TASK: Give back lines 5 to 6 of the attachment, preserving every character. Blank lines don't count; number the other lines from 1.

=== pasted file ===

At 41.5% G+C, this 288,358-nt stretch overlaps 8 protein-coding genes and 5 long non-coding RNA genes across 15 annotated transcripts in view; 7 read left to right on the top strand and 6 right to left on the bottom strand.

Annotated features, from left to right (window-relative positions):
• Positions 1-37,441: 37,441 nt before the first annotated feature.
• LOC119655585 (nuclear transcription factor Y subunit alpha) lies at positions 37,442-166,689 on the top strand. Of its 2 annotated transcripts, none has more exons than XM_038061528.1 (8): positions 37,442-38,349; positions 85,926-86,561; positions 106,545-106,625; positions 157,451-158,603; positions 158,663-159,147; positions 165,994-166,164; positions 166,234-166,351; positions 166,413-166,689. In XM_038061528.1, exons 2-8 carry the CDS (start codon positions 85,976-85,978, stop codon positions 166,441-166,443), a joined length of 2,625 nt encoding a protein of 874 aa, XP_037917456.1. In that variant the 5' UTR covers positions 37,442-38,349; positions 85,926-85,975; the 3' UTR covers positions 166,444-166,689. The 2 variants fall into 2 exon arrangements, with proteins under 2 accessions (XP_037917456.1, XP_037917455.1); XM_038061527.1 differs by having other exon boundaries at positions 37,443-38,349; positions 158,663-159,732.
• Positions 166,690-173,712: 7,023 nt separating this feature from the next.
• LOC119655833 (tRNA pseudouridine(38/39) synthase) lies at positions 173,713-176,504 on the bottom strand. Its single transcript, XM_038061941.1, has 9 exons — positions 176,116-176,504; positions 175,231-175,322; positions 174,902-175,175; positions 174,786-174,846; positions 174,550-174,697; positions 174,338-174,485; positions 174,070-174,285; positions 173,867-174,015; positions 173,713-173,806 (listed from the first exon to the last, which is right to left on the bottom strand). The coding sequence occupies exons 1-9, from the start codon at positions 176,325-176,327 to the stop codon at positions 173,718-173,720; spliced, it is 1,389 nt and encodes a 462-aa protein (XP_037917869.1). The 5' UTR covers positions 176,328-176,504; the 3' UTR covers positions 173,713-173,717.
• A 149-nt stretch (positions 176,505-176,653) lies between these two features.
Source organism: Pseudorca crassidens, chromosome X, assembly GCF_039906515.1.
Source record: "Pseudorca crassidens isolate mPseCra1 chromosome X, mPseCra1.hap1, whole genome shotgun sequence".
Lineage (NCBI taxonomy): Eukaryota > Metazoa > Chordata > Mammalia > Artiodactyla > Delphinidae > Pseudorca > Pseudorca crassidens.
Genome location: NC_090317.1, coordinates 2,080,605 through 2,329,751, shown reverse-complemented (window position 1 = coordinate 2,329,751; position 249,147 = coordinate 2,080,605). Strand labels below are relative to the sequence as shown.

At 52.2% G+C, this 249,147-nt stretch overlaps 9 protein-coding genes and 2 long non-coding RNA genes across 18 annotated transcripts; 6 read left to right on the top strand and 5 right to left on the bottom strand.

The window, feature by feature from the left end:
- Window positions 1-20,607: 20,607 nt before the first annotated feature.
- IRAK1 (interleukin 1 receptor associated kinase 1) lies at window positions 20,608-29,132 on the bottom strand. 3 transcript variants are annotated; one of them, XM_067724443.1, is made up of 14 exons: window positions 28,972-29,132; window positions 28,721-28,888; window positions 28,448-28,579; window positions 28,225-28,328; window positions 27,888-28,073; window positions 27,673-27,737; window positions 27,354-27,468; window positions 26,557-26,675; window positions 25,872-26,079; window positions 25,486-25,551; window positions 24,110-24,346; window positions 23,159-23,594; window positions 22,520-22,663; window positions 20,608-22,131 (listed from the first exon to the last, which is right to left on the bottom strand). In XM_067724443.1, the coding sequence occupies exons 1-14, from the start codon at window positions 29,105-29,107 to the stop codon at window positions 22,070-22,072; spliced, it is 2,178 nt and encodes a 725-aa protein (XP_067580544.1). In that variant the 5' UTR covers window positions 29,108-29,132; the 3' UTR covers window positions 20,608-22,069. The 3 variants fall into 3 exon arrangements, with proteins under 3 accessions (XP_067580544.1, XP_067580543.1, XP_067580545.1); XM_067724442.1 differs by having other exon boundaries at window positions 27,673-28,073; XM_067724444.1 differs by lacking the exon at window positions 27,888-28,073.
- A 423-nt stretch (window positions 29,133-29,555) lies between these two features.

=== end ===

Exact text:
• Positions 166,690-173,712: 7,023 nt separating this feature from the next.
• LOC119655833 (tRNA pseudouridine(38/39) synthase) lies at positions 173,713-176,504 on the bottom strand. Its single transcript, XM_038061941.1, has 9 exons — positions 176,116-176,504; positions 175,231-175,322; positions 174,902-175,175; positions 174,786-174,846; positions 174,550-174,697; positions 174,338-174,485; positions 174,070-174,285; positions 173,867-174,015; positions 173,713-173,806 (listed from the first exon to the last, which is right to left on the bottom strand). The coding sequence occupies exons 1-9, from the start codon at positions 176,325-176,327 to the stop codon at positions 173,718-173,720; spliced, it is 1,389 nt and encodes a 462-aa protein (XP_037917869.1). The 5' UTR covers positions 176,328-176,504; the 3' UTR covers positions 173,713-173,717.